Foulkes and his colleagues dedicated a long-term workshop to the concept of Group Matrix. (It was later printed in the first issue of the journal of Group Analysis, 1968) Malcolm Pines, an important figure in Group Analysis, who participated in that workshop, says the following: "The concept (of group matrix) is a construct, yet it can be seen when in action, and can be seen only in action. The matrix can move, as with a cat's cradle of rubber bands. It can be seen in action under tension when it comes to the fore and is concentrated. When tension is eased, it is diluted and diffused. At times it can even be destroyed, as when too much tension breaks the bands of the cat's cradle." When I read it, I thought that Pines was talking, actually, about pulsation, about expansion and contraction of the energy of the group during the session.
Let's listen to what Foulkes says about communication: "The process of communication has impressed me more and more as basic for the understanding of group dynamics. Communication here obviously includes unconscious communications… like gestures and smells, and is not confined, merely, to such distinctions as 'verbal' and 'non-verbal' communications.( Foulkes, 1964,pp. 80)
The process of increasing the range of communication goes in two directions, both upwards and downwards. There is an increased understanding on the part of the group and its individual members for the more primitive, symbolic, unconscious meaning of communication. On the other hand, there is a process of translating the inarticulate and autistic expression by the symptom to the recognition of underlying conflict and problems which can be conveyed, shared and discussed in everyday language.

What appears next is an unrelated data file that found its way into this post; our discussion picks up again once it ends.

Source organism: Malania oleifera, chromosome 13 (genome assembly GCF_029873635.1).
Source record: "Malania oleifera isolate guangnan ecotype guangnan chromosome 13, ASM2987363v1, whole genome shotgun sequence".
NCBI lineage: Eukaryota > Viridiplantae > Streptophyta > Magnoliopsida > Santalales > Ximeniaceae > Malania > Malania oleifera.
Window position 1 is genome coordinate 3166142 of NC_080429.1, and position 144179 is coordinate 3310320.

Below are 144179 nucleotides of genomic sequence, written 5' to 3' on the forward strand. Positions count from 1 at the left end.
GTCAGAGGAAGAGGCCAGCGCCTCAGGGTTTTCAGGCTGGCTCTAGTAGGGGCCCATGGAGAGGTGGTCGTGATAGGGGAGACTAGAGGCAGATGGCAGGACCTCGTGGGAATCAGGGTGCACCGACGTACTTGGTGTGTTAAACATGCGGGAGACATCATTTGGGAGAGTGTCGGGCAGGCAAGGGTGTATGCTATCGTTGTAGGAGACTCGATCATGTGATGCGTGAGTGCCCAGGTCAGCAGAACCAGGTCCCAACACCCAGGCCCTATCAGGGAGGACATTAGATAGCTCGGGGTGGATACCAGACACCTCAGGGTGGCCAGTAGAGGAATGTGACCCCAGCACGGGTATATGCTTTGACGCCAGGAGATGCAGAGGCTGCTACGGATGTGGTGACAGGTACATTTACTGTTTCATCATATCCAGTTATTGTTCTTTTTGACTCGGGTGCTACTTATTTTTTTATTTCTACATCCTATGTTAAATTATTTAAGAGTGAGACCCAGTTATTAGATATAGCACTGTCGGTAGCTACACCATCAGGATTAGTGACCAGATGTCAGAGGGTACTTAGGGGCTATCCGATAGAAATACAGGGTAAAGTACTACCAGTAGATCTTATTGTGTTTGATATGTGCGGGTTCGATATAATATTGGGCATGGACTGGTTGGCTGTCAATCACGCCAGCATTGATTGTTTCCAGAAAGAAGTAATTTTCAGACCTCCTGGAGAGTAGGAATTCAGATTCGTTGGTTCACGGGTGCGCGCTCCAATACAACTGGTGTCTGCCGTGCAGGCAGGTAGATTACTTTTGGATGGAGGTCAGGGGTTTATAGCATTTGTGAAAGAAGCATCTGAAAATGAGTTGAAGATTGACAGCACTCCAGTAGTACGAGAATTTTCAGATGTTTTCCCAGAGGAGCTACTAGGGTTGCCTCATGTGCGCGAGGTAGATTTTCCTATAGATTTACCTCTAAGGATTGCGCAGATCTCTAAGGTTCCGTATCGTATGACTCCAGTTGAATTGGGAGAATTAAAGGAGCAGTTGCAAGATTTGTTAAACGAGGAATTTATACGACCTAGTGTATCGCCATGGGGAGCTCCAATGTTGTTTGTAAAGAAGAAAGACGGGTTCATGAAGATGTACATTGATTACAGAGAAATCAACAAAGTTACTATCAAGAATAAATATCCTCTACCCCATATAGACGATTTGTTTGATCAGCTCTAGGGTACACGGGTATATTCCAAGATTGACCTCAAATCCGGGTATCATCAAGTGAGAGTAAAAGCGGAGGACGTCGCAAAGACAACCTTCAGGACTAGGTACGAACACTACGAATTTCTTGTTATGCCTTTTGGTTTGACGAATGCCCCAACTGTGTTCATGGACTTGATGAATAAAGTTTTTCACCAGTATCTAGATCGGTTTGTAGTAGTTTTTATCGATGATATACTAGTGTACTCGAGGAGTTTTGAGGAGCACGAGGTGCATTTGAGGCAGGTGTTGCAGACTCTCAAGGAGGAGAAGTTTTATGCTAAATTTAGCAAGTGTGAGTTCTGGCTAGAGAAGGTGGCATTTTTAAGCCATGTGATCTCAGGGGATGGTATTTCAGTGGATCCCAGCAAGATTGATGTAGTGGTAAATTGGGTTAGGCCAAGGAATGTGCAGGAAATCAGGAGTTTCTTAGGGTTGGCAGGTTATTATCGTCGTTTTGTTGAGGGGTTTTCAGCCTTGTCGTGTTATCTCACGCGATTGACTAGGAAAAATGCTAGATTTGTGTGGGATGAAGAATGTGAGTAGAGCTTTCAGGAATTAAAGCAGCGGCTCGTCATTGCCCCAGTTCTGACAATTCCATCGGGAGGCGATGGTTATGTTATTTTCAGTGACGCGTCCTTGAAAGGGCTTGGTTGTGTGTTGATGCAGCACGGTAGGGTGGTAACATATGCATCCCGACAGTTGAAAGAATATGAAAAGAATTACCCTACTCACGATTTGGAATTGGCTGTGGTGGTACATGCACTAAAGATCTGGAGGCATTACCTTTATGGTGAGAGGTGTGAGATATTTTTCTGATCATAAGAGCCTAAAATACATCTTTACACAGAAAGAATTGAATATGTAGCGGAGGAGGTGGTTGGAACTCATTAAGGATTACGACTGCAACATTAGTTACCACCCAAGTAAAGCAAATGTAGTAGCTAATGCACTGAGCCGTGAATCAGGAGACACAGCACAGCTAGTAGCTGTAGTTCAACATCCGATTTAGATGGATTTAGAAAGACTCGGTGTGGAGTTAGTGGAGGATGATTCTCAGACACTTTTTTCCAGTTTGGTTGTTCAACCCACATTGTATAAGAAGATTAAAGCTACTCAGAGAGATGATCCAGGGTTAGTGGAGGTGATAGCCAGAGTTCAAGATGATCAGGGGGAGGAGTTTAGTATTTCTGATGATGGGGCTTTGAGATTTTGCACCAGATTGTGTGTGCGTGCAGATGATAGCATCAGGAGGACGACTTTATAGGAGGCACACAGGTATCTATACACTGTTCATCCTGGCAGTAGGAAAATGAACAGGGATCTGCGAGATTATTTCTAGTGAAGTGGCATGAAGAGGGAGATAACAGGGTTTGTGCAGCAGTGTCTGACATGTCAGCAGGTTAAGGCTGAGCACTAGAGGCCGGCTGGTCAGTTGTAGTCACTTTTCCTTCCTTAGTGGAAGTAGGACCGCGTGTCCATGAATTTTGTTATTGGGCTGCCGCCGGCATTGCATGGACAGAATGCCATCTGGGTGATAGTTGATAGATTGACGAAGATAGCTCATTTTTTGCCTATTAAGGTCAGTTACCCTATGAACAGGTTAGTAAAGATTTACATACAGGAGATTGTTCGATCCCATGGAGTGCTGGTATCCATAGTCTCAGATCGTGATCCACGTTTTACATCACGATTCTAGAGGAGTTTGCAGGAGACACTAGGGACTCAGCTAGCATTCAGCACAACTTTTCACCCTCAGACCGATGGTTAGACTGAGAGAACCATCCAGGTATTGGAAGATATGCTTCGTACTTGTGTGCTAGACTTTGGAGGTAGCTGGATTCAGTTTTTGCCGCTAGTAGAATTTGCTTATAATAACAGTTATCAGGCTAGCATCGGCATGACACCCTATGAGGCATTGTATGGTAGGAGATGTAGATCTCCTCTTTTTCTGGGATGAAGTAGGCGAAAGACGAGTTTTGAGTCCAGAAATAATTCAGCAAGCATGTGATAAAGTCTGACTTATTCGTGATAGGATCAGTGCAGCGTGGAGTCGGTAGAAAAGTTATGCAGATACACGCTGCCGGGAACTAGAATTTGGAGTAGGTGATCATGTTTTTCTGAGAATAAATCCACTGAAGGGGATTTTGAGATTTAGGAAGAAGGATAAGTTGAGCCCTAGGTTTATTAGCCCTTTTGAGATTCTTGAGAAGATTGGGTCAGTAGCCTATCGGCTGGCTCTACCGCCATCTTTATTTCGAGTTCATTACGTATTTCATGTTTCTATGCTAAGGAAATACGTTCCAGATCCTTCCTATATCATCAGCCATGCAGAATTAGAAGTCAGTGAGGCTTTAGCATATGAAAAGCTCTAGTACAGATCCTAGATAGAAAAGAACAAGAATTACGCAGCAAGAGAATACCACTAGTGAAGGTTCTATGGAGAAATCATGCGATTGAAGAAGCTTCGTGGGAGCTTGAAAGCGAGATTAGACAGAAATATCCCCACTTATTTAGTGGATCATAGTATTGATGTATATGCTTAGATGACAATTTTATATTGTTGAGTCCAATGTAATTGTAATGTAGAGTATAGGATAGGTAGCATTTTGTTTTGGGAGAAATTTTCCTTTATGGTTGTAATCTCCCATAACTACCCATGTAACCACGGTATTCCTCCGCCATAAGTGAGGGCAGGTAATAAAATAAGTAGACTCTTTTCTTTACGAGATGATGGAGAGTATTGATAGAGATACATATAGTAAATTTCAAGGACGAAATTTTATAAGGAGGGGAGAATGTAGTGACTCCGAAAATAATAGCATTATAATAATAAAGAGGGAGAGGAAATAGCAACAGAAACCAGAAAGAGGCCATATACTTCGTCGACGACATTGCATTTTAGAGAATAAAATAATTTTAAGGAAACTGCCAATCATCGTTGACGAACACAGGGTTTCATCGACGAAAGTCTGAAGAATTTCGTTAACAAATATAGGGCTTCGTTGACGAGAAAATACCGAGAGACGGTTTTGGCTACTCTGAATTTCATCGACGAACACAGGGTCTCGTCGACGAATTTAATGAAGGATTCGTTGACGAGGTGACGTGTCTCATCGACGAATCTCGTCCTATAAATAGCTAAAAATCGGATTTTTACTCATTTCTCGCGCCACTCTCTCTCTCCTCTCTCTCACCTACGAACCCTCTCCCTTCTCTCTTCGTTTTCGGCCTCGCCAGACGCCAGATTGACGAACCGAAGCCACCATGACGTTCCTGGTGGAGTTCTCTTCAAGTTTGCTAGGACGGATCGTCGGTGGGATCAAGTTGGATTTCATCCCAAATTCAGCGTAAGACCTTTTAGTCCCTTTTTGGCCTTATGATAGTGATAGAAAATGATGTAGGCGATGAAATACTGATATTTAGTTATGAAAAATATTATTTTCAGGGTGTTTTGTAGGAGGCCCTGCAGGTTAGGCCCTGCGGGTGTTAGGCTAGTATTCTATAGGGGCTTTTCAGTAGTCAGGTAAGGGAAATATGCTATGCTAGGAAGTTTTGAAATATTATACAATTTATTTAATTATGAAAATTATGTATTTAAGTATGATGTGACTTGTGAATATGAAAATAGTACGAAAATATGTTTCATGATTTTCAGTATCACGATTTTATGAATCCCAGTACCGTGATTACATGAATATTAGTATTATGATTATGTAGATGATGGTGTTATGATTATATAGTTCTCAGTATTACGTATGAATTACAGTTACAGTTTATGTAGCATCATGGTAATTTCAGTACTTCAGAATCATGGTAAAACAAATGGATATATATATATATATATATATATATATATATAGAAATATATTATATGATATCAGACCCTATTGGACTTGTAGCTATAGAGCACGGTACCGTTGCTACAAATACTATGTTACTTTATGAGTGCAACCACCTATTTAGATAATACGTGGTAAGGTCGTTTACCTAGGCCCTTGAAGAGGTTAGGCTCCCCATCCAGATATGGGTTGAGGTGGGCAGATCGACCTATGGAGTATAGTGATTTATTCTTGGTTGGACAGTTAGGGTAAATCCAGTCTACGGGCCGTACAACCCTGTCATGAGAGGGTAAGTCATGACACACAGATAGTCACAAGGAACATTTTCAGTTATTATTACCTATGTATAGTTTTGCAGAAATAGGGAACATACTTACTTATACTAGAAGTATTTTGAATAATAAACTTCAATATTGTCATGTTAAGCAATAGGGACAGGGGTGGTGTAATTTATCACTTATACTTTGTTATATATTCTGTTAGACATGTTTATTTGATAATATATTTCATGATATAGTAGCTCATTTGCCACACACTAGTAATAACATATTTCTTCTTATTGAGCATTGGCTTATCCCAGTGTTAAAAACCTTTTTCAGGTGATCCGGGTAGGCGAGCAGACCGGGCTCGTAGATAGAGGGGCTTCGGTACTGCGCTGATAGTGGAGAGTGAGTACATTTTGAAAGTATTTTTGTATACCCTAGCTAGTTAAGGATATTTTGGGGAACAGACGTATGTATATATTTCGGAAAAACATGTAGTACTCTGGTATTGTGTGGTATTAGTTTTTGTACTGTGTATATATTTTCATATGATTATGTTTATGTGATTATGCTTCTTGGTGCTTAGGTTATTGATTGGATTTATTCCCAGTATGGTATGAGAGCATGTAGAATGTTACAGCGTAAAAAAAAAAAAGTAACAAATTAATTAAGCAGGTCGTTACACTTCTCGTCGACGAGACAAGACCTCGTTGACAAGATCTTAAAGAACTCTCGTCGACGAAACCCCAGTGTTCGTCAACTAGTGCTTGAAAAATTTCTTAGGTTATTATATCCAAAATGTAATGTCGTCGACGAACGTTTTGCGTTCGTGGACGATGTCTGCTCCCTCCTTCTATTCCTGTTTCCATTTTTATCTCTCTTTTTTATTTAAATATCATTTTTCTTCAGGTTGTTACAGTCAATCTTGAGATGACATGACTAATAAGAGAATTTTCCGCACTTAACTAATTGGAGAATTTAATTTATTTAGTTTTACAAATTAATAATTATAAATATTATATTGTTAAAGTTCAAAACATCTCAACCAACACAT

I see the task of the group conductor similar to that of the bioenergetic analyst – to work on the blocks which interfere with the free flow of communication in the group. In that respect we can speak of different levels of energy of the group. The more the blocks operate in the group, the more the atmosphere is either dull or false or low key, while a good group is a group in which the communication is vivid, every member participates, and there is a sense of free flow of energy.